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The following liner notes were taken from the 45RPM box set shown (released in 1949).

Photo of The Ink Spots This is the remarkable story of a remarkable little organization. Believe it or not, the silky-smooth, honey-sweet singing style of the Ink Spots was once as hot and jive-packed as a jitterbug. But that was before they discovered that their forte was the mellow kind of ballad featured in this second collection of favorite (original) Ink Spot interpretations.

"We struggled along for five years featuring jive arrangements," they point out, "but nothing happened. At that time we were on the verge of disbanding because we couldnít get work. As a matter of fact, we were working - at the New York Paramount Theatre - not out in front as singers, but backstage as porters, and the only singing we did was between pushes with brooms and mops. It was a good thing we did keep practicing as a group , however, because an artist-representative happened to hear us one night. We were signed to contracts and next thing we knew we had recorded 'If I Didnít Care' for Decca. It turned out to be a best seller and we immediately countered with another slow, sweet tune - 'Itís Funny To Everyone But Me' - which, combined with the total on our first record, established a new high in Decca sales. That double convinced us and since then - 1939, incidentally - we have continued to try to give the public what it seems to prefer, at least as far as our style is concerned."

And that, briefly, is the success story of the Ink Spots - who got their name, by the way, not because their complexions happen to be dusky. Legend has it this way. The four young men and their manager were sitting in an office trying to think up a likely name for their quartette. They had rejected such common place monikers as 'Harmony Four', 'Rhythm Quartet', 'Jazz Melodeers', and a score of others, when their manager idly glanced at the blotter on which he was doodling with his pen. The pen seemed to have gone dry and he shook it impatiently. Four blots appeared. 'The Ink Spots!' he shouted, and The Ink Spots they were and still are.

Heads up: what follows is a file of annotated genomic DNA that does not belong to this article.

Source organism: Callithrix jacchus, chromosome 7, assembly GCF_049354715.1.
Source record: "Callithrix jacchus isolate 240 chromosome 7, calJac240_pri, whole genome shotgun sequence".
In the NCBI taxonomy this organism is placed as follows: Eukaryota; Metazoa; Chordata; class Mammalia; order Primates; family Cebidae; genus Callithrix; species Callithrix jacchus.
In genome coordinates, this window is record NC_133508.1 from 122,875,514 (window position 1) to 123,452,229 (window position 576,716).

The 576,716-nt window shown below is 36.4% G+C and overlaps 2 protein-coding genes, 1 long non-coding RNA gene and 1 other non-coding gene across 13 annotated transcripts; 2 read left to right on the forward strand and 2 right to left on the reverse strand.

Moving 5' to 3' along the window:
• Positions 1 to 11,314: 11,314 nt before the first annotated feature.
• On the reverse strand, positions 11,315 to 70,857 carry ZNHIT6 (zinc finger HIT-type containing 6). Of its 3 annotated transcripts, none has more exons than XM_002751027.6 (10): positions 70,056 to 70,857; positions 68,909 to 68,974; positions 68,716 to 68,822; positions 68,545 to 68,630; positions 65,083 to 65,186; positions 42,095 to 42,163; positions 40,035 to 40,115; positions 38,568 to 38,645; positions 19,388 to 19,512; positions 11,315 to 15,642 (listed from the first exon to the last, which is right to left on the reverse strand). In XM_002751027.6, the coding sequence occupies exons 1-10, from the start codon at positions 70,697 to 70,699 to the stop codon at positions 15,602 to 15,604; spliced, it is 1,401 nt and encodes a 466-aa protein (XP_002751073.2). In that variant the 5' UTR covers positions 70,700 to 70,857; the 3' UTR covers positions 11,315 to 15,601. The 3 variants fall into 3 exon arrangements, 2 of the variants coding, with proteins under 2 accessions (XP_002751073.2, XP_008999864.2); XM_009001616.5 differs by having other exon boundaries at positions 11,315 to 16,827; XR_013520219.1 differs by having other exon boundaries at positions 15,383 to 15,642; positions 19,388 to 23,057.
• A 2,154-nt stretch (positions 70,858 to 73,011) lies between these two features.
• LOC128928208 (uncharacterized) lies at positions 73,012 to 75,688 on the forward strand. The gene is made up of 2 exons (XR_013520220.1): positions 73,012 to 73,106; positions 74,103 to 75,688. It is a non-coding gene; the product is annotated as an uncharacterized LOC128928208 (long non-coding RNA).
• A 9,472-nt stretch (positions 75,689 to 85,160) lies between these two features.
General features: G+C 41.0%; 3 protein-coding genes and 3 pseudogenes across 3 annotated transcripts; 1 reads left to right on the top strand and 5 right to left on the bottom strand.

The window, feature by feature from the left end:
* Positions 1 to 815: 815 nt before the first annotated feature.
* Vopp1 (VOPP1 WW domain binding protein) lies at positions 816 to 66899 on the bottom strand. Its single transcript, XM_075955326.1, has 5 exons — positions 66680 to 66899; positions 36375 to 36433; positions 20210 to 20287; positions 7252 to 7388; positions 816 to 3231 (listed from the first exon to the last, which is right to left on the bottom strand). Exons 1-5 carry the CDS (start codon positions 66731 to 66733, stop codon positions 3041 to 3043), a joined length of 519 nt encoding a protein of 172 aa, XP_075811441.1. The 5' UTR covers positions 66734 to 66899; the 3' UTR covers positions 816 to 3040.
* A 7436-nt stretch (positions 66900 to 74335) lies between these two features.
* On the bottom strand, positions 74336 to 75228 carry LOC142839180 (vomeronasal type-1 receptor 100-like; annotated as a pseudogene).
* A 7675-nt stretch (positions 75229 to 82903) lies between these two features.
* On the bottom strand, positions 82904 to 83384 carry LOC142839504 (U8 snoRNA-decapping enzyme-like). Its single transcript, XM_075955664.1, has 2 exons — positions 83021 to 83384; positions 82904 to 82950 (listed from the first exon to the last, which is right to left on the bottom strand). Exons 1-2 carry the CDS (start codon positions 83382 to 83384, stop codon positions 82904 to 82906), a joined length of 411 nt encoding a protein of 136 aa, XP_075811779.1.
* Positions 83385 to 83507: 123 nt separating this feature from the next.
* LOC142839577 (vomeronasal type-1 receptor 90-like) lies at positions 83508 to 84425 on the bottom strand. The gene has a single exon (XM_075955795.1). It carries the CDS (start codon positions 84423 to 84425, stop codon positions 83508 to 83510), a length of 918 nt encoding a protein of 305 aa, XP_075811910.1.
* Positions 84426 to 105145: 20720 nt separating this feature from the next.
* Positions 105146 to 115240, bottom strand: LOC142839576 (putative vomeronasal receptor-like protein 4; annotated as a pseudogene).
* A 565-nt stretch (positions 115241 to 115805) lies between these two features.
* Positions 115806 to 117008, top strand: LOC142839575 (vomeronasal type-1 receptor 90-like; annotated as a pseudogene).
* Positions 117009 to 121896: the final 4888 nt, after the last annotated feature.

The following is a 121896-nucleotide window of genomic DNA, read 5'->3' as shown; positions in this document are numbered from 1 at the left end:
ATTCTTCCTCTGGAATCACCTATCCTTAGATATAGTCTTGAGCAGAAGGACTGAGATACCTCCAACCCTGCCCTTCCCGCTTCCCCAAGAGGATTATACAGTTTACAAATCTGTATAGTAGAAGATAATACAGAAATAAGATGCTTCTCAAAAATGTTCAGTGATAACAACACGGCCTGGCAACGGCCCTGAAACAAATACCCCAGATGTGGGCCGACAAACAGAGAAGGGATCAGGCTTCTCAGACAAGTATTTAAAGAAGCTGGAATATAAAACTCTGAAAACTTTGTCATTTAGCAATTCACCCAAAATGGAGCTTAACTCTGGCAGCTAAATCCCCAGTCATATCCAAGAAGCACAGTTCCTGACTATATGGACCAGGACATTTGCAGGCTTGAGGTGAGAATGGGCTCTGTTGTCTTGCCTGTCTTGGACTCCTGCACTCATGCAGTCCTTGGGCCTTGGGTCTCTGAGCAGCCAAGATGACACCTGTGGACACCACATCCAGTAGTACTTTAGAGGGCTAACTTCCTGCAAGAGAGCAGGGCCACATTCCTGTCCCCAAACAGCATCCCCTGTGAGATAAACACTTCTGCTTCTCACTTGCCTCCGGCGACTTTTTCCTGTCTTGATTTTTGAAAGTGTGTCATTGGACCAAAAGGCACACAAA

Two good reasons why the Ink Spotsí song-treatments are so outstanding are the vocal innovations introduced by the late Orville 'Hoppy' Jones, and Bill Kenny. Jones, bass singer and cello player with the Quartette until his death in November of 1944, gave the Ink Spots their now-famous 'talking choruses' which are so closely identified with the group. Hoppyís tender basso-profundo ad libbing, behind a super-slow background of humming and strumming by the rest of the boys, on 'If I Didnít Care' (included in a previous record) helped to create one of the most original and appealing of ballad treatments.

In contrast to Hoppyís deep voice is the crystal-clear tenor of Bill Kenny whose sweet choruses are so high, so remarkably pitched and so soprano smooth, that audiences still gasp: "Is it real?"

At the time these recordings were pressed, the other two Ink Spots were Charlie Fuqua, baritone and guitarist of the foursome; and Ivory 'Deek' Watson, tenor and composer of the unit, whose songs 'Pork Chops and Gravy', 'Your Feetís Too Big', and several others the Spots have recorded and built into hits.

At present, the Ink Spots are Bill Kenny, Charlie Fuqua, Billy Bowen, who replaced 'Deek' Watson; and Herb Kenny, Billís brother, who now carries on for 'Hoppy' Jones.

Album Cover Photo of The Ink Spots

Photo of The Ink Spots

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Last Updated: 5/9/99


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